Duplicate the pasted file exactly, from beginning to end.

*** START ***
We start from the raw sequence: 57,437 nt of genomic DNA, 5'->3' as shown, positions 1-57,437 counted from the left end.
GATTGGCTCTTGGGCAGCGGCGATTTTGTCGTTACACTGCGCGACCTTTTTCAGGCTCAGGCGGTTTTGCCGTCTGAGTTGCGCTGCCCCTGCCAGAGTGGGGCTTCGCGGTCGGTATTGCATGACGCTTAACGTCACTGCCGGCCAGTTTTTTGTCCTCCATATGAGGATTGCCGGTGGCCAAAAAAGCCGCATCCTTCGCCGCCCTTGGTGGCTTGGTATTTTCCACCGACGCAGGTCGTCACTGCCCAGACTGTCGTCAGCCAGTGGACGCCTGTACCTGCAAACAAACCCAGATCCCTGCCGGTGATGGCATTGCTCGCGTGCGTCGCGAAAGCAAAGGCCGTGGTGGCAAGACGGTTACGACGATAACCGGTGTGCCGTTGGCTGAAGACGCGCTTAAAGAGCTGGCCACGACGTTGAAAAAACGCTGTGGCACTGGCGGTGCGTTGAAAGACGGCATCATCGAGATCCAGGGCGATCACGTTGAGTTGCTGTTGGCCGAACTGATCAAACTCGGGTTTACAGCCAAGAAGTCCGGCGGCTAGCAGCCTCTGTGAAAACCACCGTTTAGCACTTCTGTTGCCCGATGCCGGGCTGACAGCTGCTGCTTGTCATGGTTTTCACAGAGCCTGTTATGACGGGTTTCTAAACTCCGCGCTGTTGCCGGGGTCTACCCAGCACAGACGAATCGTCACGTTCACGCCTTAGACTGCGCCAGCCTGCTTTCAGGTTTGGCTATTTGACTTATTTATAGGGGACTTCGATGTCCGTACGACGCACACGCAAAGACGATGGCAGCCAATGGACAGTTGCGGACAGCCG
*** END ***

We start from the raw sequence: 57,437 nt of genomic DNA, 5'->3' as shown, positions 1-57,437 counted from the left end.
GATTGGCTCTTGGGCAGCGGCGATTTTGTCGTTACACTGCGCGACCTTTTTCAGGCTCAGGCGGTTTTGCCGTCTGAGTTGCGCTGCCCCTGCCAGAGTGGGGCTTCGCGGTCGGTATTGCATGACGCTTAACGTCACTGCCGGCCAGTTTTTTGTCCTCCATATGAGGATTGCCGGTGGCCAAAAAAGCCGCATCCTTCGCCGCCCTTGGTGGCTTGGTATTTTCCACCGACGCAGGTCGTCACTGCCCAGACTGTCGTCAGCCAGTGGACGCCTGTACCTGCAAACAAACCCAGATCCCTGCCGGTGATGGCATTGCTCGCGTGCGTCGCGAAAGCAAAGGCCGTGGTGGCAAGACGGTTACGACGATAACCGGTGTGCCGTTGGCTGAAGACGCGCTTAAAGAGCTGGCCACGACGTTGAAAAAACGCTGTGGCACTGGCGGTGCGTTGAAAGACGGCATCATCGAGATCCAGGGCGATCACGTTGAGTTGCTGTTGGCCGAACTGATCAAACTCGGGTTTACAGCCAAGAAGTCCGGCGGCTAGCAGCCTCTGTGAAAACCACCGTTTAGCACTTCTGTTGCCCGATGCCGGGCTGACAGCTGCTGCTTGTCATGGTTTTCACAGAGCCTGTTATGACGGGTTTCTAAACTCCGCGCTGTTGCCGGGGTCTACCCAGCACAGACGAATCGTCACGTTCACGCCTTAGACTGCGCCAGCCTGCTTTCAGGTTTGGCTATTTGACTTATTTATAGGGGACTTCGATGTCCGTACGACGCACACGCAAAGACGATGGCAGCCAATGGACAGTTGCGGACAGCCG